By David Loomis
INDIANA – A month after the August 2017 white-supremacist rally in Charlottesville, Va., IUP’s social-equity office invited faculty members to propose public discussions about issues related to the deadly confrontation near the U.Va. campus. There was a local angle, too.
On Sept. 4, soon after the fall semester started, a racist Snapchat photo sent by an IUP student – the second in as many years — had disrupted the campus again.
I volunteered to lead a discussion group about the local angle. The university accepted my pitch. I also planned to add First Amendment elements of free speech, free press, free assembly and the rest to my talking points.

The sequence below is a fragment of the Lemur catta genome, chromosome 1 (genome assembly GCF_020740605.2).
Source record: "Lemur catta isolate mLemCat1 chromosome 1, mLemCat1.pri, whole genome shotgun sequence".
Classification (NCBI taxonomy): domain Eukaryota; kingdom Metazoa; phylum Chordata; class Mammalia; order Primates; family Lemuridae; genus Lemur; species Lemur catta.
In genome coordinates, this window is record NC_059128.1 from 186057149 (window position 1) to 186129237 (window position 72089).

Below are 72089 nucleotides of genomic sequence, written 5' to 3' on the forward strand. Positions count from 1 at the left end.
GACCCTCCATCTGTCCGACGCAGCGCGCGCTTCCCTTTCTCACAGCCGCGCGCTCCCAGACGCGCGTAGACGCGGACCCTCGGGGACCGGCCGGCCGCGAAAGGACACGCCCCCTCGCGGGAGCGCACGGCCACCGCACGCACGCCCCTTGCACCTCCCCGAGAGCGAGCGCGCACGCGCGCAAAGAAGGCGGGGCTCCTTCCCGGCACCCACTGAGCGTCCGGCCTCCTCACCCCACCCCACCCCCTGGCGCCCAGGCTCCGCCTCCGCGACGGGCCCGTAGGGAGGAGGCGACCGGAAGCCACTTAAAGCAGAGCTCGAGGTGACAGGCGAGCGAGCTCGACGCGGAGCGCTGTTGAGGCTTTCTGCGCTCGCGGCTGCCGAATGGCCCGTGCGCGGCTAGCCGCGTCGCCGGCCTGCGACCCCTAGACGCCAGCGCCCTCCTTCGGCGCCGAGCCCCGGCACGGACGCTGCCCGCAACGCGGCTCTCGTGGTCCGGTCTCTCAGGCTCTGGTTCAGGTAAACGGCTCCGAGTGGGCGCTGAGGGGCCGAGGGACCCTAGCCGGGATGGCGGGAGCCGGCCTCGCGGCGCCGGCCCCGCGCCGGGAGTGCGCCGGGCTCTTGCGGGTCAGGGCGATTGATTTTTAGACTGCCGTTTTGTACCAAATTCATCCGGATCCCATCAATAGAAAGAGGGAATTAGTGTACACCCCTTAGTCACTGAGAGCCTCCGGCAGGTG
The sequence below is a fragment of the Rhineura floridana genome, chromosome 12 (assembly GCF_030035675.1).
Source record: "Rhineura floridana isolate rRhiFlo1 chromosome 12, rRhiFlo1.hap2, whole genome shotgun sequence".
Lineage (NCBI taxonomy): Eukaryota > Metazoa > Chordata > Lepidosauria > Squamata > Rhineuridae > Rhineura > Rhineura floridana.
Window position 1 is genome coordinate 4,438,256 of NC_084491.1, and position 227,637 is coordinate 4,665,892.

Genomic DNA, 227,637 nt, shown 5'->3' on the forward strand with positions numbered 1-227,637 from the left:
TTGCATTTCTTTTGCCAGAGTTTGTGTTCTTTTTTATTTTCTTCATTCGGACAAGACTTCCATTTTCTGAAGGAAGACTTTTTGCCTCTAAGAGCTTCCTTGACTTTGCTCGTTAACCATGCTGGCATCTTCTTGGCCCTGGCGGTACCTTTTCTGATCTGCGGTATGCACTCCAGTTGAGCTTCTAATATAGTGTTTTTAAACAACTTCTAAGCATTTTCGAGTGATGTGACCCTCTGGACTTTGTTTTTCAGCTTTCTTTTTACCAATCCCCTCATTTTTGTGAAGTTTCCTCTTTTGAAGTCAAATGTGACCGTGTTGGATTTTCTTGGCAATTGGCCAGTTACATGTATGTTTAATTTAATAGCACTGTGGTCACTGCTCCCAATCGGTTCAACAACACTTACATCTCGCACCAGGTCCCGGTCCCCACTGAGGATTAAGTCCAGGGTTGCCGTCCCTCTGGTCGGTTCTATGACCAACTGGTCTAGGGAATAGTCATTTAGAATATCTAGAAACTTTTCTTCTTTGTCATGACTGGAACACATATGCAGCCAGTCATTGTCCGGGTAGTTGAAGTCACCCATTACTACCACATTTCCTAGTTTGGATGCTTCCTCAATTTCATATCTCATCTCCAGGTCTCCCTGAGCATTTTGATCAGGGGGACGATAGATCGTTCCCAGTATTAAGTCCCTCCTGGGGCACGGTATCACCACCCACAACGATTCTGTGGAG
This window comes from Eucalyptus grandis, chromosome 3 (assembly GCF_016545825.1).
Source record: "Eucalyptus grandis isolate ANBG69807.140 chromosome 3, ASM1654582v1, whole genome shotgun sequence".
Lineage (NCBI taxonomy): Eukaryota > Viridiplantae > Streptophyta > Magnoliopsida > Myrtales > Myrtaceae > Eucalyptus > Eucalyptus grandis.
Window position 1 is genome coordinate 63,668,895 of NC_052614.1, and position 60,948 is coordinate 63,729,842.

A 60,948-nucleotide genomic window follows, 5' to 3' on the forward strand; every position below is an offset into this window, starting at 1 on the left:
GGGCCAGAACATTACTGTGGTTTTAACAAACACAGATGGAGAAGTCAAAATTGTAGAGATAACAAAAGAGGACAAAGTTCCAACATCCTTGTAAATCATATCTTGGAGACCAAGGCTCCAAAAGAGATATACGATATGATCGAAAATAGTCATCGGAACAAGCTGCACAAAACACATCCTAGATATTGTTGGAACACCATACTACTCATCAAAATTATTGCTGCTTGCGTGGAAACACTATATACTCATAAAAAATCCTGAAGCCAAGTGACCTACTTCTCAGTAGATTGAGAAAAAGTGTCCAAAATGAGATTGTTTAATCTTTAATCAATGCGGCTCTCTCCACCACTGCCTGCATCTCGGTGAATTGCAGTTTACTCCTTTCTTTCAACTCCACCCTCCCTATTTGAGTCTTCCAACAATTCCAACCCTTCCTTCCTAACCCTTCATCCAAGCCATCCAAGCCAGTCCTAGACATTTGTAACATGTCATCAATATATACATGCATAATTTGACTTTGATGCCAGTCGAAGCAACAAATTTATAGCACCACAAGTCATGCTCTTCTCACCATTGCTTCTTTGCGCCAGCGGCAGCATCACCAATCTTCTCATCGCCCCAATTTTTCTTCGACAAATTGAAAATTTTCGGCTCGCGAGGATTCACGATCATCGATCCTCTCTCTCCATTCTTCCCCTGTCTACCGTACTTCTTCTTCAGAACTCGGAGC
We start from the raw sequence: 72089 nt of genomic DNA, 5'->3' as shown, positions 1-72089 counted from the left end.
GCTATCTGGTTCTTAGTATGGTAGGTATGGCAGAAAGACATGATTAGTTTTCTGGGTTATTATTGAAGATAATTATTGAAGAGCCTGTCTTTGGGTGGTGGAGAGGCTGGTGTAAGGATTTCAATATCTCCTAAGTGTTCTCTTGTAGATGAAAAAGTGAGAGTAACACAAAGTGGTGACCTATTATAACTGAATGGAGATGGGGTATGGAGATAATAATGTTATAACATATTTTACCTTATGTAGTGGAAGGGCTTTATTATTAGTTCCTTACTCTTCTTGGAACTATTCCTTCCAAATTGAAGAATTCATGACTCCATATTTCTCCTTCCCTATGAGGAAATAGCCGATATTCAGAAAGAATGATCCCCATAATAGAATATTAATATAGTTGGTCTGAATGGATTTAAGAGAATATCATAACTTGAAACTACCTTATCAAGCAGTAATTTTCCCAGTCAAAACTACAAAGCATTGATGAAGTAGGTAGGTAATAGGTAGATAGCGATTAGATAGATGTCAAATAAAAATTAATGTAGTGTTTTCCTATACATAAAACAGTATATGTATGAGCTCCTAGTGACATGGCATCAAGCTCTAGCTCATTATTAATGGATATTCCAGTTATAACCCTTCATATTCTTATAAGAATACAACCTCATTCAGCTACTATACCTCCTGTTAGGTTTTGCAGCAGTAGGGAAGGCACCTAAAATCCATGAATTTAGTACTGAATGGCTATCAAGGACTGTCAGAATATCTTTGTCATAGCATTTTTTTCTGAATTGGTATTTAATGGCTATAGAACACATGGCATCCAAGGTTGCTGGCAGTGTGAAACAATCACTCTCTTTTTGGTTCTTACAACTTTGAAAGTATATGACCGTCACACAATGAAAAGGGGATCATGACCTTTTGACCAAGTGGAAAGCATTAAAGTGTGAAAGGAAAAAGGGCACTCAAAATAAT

On a Tuesday evening in early November, the classroom assigned for my discussion overflowed. A dean scouted a larger room elsewhere in the building. The crowd migrated. I began.
I recited lecture notes from a media law and ethics course I taught. I described U.S. Supreme Court rulings that, beginning 100 years ago today, built the jurisprudence of free speech and free press in America.
The free-speech rulings were capped in 1969 in a case involving a Ku Klux Klan leader charged under Ohio law with exhorting a mob to violence against Jews, blacks and the government during a cross-burning. The mob took no action.
In its ruling, the U.S. Supreme Court established the “imminent lawless action” test for inflammatory speech: Government – including IUP, a public university supported by government funds — cannot punish such speech unless it poses a “true threat” – speech that is “directed to inciting or producing imminent lawless action and is likely to incite or produce such action.”
IT’S BASIC FACT in First Amendment law. But some students in my audience weren’t buying it.